A new study on the health implications of BPA comes out nearly every week. BPA was first developed over a hundred years ago as a synthetic estrogen, but it wasn’t until the 1950s that industry realized it could be used to make polycarbonate plastic, and “BPA rapidly became one of the most produced and used chemicals worldwide, even though it was a recognized synthetic estrogen” with hormonal effects. About a billion pounds are also used to line food and beverage cans, especially for tuna and condensed soups.

Today, nearly all of us, including our children, have BPA in our bodies, but not to worry: The government says up to 50 µg/kg per day is safe. Even those working in Chinese BPA factories don’t get exposed to more than 70 times lower than that so-called safety limit. Why then did exposure seem to affect male workers’ sperm counts? In the United States, the general population gets less than a thousand times lower than the safety limit, yet, even at those incredibly low doses, we still seem to be seeing adverse effects on thyroid function, weight control, blood sugar control, cardiovascular disease, liver function, and immune function. Indeed, “[t]he fact that there are significant adverse effects in populations exposed to BPA at concentrations [thousands of] times lower than the TDI [tolerable daily limit]…indicates that the safe exposure to BPA may be much lower than previously thought in humans.” Despite this, the limit hasn’t been changed. BPA has been banned from “baby bottles and sippy cups,” but nearly unlimited doses are still apparently okay for everyone else. What’s the disconnect?

It has to do with the fascinating world of low-dose effects of hormone-disrupting chemicals. “For decades, studies of endocrine-disrupting chemicals (EDCs) have challenged traditional concepts in toxicology, in particular the dogma of ‘the dose makes the poison’”—that is, the concept “that lower exposures to a hazardous compound will therefore always generate lower risks.” Indeed, that is the core assumption underlying our system of chemical safety testing. Researchers start giving animals in laboratories a super-high dose and then keep lowering the dosage until whatever adverse effects that had occurred disappear. Then, they add a safety buffer and assume everything below that dose should be okay, assuming a straight line showing the higher the dose, the higher the effect. However, hormone-disrupting chemicals can have all sorts of curious curves. How is it possible that something could have more of an effect at a lower dose?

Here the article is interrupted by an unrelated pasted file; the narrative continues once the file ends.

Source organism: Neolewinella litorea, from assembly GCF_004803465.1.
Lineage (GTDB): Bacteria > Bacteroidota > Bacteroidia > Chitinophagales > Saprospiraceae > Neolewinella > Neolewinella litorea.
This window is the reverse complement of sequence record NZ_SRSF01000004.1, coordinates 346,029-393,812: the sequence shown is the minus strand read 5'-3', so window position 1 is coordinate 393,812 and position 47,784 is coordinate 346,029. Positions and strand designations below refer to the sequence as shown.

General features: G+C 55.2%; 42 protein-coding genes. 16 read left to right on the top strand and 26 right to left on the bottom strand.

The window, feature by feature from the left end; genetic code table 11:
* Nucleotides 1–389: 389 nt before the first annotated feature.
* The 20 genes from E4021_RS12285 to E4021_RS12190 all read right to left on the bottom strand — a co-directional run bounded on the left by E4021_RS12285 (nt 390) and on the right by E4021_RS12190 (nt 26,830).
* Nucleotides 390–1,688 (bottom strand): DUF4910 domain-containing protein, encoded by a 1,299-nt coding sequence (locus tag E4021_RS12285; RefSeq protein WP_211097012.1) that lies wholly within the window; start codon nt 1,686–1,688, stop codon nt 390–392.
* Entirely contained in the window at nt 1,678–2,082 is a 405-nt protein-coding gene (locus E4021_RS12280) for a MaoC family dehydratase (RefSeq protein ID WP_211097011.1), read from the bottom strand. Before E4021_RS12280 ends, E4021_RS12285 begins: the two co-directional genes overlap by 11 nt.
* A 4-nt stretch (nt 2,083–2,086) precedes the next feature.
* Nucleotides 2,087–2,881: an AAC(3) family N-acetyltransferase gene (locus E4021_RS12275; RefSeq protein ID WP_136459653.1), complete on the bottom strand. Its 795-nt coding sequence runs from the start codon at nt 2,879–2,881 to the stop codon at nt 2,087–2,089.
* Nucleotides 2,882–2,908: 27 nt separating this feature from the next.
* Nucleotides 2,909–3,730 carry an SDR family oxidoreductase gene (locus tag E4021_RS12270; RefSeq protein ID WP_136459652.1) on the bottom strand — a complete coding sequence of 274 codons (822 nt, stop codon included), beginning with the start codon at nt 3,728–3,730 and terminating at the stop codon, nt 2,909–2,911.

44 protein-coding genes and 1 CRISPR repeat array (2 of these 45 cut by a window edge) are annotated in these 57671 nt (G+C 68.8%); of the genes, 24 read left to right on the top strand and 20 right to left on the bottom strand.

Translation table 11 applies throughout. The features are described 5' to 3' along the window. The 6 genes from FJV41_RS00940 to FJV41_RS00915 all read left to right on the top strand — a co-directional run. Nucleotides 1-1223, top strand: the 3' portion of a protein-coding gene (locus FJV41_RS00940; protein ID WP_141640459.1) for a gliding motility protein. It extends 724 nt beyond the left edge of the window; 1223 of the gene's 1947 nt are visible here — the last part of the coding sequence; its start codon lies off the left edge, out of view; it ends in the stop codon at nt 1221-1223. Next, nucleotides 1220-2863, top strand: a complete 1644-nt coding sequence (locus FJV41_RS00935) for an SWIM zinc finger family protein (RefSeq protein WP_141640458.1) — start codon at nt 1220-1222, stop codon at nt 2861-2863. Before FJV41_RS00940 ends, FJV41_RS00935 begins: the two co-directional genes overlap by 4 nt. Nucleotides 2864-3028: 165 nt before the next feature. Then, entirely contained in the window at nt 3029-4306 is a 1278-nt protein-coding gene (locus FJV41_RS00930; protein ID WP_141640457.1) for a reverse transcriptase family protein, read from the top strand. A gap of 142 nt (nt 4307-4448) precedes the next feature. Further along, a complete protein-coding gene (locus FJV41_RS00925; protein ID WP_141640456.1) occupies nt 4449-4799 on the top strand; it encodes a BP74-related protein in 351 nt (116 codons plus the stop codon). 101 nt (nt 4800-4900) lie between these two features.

A study was done to see whether BPA suppressed an obesity-protective hormone in fat samples taken from breast reduction and tummy tuck patients. At 100 nanomoles of BPA, hormone levels were no lower than they were at 0nM of BPA. And, since most people have levels between 1 and 20, BPA was considered to be safe. But, although there was no suppression at 0 and no suppression at 100, at the levels actually found in people’s bodies, BPA appeared to cut hormone release nearly in half.

As the world’s oldest, largest, and most active organization devoted to research on hormones concluded, “even infinitesimally low levels of exposure—indeed, any level of exposure at all—may cause [problems].” In fact, it may come to nearly $3 billion in problems every year, counting the estimated effects of BPA on childhood obesity and heart disease alone. There are alternatives the industry can use. The problem, though, is that they may cost companies two cents more.


Related videos about BPA include BPA on Receipts: Getting Under Our Skin and Are the BPA-Free Alternatives Safe?

 BPA isn’t the only problem with canned tuna. Check out:

What can we do to avoid endocrine-disrupting chemicals? See, for example, Avoiding Adult Exposure to Phthalates and How to Avoid the Obesity-Related Plastic Chemical BPA.

Alkylphenols are another group of endocrine-disrupting chemicals. To learn more about them, see:

In health,
Michael Greger, M.D.

PS: If you haven’t yet, you can subscribe to my free videos here and watch my live, year-in-review presentations: